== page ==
|KEY WORD : art history / paintings|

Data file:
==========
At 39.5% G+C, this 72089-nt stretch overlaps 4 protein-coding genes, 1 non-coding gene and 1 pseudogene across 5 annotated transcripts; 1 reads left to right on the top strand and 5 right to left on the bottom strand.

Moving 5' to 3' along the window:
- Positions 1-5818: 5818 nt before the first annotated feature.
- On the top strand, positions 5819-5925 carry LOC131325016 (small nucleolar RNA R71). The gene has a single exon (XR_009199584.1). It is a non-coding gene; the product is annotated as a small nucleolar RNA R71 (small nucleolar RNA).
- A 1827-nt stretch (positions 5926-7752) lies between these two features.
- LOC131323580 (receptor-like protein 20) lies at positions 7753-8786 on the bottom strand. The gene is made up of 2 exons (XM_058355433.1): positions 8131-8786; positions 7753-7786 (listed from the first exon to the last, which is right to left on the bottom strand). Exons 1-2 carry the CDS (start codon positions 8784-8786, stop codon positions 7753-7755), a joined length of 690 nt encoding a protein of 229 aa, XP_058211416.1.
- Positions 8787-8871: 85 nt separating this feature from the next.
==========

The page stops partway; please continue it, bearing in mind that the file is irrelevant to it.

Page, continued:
|Ch: Kongzi. Confucious (551-479 BC). The seminal Chinese philosopher of the late Spring and Autumn period. His family name was Kong (Jp: Kou 孔), his personal name was Qiu (Jp:Kyuu 丘), and he used the pseudonym Zhongni (Jp: Chuuji 仲尼). The English name Confucious derives from the honorary title Kong fuzi (Jp:Kou Fushi 孔夫子). Born to a poor but noble family in the small state of Lu 魯(modern Shandung 山東 province), Confucious' love of learning and insistence on moral rectitude earned the position of tutor to the sons of the ruling class. Although he certainly desired a more public post --- and later biographies transform him into a successful statesman --- there is no indication that he achieved such a position. Accompanied by several disciples, Confucious spent 13 years (497-484 BC) traveling through several small states seeking a ruler to listen to his teaching. Eventually he returned to Lu where he died in 479BC. Confucious' apotheosis in the Han dynasty (he was considered a divine sage, omiscent and morally infallible) led to the building of Confucian shrines and the production of portrait statues and paintings. Traditional painting subjects include: illustrated biographies Koushiden-zu 孔子伝図; Confucious in a philosophical dialogue with Laozi (Jp: Roushi 老子) during a trip to Zhou Kou Rou mondou-zu 孔老問答図; Confucious lecturing disciples while sitting on a platform beneath an apricot tree Koushi Kyoudan-zu 孔子杏壇図; Confucious watching a flowing stream Koushi kanga-zu 孔子観河図. Another group of paintings show Confucious with all or some of his 10 disciples Koumon jittetsu 孔門十哲 (Ch: Kongmen shizhe). The disciples include Yan Hui (Jp: Gan Kai 顔回), Min Ziqian (Jp: Bin Shiken 閔子騫), Ran Poiu (Jp: Zen Hakugyuu 冉伯牛), Zhong Gong (Jp: Chuu Kyuu 仲弓), Zai Wo (Jp: Sai Ga 宰我), Zi Kong (Jp: Shi Kou 子貢), Ran Yu (Jp: Zen Yuu 冉有), Zi Lu (Jp: Shi Ro 子路), Zi Yu (Jp: Shi Yuu 子游), and Zi Xia (Jp: Shi Ka 子夏). In Japan, beginning in the Edo period various depictions of Confucious were produced to aid the dissemination of Confucianism. There are well-known portraits by Kanou Tan'yuu 狩野探幽 (1602-74) and Kanou Tsunenobu 狩野常信 (1636-1713), and a Kou Rou mondou-zu by Watanabe Kazan 渡辺華山 (1793-1841).|
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